Without any real products to sell, Berkshire’s “product” is capital allocation. To paraphrase (and slightly twist) Fisher, Buffett, Munger, and company have the determination to continue to allocate capital (via acquisitions) that will increase total sales potentials (read: cash flow for more capital allocation) when the growth potentials of current product lines (subsidiaries) have largely been exploited.

Berkshire owns Forest River – a trailer and RV company. Buffett and Munger know it doesn’t have the potential to be as big as Coca-Cola; still, it is an investment that will serve the company’s ultimate goal – to provide the two with more capital to allocate.

What Will Your Managers Do?

It’s not a question of whether or not the company has a lot of subsidiaries. It comes down to focus – does your management have it or not? To expand into new product lines or to make intelligent acquisitions, your management needs to be focused. The deals need to make sense.

When Coca-Cola owned shrimp farms in the late 1970s and early 1980s, it didn’t make sense. On the one hand, food and drink go together. Still, shrimp and Coca-Cola / wine / juice? It didn’t make sense. There could be very little resource sharing; Coca-Cola couldn’t minimize expenses because it had to run two very different businesses.

Look at Pfizer. 441 subsidiaries (yes, I know some of them are joint venture or other LLC/partnership-type arrangements). But they are pretty much all drug, research, or healthcare related (except Site Realty, which still has me scratching my head). Pfizer has been beaten down some 60% over the past eight years. Wall Street is worried that the November 2011 expiration of the Lipitor patent will effectively wipe out all $12 billion of Lipitor’s revenues, and destroy the company entirely. Granted, Lipitor generates about 25% of the company’s revenues; still, odds are, neither Lipitor nor Pfizer are not going to disappear entirely.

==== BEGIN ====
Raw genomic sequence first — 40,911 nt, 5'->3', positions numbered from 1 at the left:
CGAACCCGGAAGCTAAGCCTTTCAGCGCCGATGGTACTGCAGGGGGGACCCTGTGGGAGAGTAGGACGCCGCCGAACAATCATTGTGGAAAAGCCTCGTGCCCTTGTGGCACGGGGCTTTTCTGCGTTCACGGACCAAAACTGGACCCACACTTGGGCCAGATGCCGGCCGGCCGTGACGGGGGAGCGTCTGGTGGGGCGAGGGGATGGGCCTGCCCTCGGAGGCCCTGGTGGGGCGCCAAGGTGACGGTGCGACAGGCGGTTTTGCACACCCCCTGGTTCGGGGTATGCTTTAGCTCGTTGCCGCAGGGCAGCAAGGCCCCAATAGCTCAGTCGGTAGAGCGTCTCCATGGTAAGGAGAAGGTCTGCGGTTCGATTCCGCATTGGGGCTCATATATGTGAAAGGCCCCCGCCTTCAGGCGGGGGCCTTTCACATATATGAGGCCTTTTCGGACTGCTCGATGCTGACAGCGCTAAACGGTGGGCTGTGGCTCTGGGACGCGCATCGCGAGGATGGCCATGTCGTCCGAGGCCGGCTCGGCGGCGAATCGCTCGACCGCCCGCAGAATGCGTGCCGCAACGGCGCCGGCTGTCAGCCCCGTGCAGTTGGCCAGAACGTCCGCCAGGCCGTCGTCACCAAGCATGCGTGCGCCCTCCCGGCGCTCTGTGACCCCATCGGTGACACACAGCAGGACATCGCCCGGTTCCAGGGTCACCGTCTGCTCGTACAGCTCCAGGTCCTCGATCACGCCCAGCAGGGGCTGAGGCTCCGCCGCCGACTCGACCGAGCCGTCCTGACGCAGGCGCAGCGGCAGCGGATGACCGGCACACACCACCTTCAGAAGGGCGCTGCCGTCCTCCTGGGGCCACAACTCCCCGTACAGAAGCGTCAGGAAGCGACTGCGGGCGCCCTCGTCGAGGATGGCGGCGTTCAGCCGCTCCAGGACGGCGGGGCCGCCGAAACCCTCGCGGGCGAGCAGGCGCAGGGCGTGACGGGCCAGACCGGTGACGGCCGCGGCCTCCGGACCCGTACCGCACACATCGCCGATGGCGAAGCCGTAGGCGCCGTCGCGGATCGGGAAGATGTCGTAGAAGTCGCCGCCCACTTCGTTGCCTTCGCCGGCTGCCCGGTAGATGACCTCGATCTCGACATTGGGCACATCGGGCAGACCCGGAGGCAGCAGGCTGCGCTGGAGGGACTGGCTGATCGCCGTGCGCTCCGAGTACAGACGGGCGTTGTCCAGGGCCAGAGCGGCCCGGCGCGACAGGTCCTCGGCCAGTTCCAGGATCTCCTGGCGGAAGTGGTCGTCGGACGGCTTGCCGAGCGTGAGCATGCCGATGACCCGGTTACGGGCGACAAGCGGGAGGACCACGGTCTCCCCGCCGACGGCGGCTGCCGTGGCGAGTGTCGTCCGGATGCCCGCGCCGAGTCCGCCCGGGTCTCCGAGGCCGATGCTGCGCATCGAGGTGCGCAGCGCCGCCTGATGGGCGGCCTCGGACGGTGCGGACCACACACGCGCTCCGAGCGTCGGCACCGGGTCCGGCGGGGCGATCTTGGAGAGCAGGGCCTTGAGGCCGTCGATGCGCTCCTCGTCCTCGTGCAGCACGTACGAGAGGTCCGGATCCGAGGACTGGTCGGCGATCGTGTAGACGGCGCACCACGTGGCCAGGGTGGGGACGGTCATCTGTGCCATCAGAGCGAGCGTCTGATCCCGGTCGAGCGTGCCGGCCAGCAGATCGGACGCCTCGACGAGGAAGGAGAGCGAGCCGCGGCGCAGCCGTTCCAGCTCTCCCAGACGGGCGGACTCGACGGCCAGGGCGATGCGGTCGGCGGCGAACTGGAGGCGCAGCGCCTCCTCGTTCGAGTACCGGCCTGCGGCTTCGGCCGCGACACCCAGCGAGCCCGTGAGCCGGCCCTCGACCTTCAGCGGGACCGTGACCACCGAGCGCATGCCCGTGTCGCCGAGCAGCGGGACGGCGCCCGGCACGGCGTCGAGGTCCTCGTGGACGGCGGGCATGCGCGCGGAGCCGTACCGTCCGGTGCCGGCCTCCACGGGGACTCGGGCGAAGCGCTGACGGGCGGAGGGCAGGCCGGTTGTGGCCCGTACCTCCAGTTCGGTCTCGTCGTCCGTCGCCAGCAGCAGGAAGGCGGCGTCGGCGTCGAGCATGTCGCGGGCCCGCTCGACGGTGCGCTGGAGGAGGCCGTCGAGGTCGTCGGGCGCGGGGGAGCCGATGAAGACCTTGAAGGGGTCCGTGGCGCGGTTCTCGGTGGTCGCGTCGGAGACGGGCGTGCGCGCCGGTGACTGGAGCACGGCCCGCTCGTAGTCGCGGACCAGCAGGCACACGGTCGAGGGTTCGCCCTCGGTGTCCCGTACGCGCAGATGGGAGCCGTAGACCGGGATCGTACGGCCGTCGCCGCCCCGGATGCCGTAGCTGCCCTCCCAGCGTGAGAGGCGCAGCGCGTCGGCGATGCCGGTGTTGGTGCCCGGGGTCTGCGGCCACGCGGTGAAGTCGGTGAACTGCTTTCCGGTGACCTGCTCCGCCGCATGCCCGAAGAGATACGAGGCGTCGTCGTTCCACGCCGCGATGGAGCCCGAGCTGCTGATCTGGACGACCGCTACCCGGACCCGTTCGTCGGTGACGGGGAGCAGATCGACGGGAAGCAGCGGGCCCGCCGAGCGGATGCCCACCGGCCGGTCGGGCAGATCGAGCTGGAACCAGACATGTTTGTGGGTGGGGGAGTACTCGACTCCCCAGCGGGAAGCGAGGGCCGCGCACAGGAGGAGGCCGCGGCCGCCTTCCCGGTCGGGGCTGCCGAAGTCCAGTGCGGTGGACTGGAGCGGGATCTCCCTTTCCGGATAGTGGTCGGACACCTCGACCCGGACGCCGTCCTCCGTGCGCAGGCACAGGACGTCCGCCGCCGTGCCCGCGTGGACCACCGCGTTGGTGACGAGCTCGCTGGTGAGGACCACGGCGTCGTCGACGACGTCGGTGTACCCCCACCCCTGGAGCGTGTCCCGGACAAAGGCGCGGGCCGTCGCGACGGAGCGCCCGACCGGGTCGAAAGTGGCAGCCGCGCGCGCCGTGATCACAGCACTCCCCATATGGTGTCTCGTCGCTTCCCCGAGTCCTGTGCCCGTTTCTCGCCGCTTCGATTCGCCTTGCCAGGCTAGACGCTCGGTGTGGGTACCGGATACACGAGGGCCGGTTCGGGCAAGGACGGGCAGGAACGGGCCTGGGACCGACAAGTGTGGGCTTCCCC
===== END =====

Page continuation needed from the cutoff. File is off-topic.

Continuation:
So, What is Pfizer To Do?

Right now, Pfizer is plowing $8 billion a year into research and development. The ultimate goal: “to develop products or processes that will still further increase total sales potentials when the growth potentials of currently attractive product lines [Lipitor] have largely been exploited.”

Pfizer is generating about $10 billion a year in owner earnings, with only about $2 billion in annual capital expenditures. With the Lipitor patent gone in three years, owner earnings are likely to decrease. What is Pfizer doing to prepare for that? Research and Development (here’s their “in the pipeline” report) and acquisitions of related businesses. Will it pay off? There is no way to know for certain; still, Pfizer management seems to be focused on the right process, and that’s all a shareholder can ask for.

If we start seeing products or acquisitions in unrelated businesses, or if it appears like Pfizer is giving up hope and content to do little more than battle the generics for Lipitor market share, get out of the way. Otherwise, Pfizer seems to fit Fisher’s Point 2 very nicely. It’s not enough to go on, but it’s a start.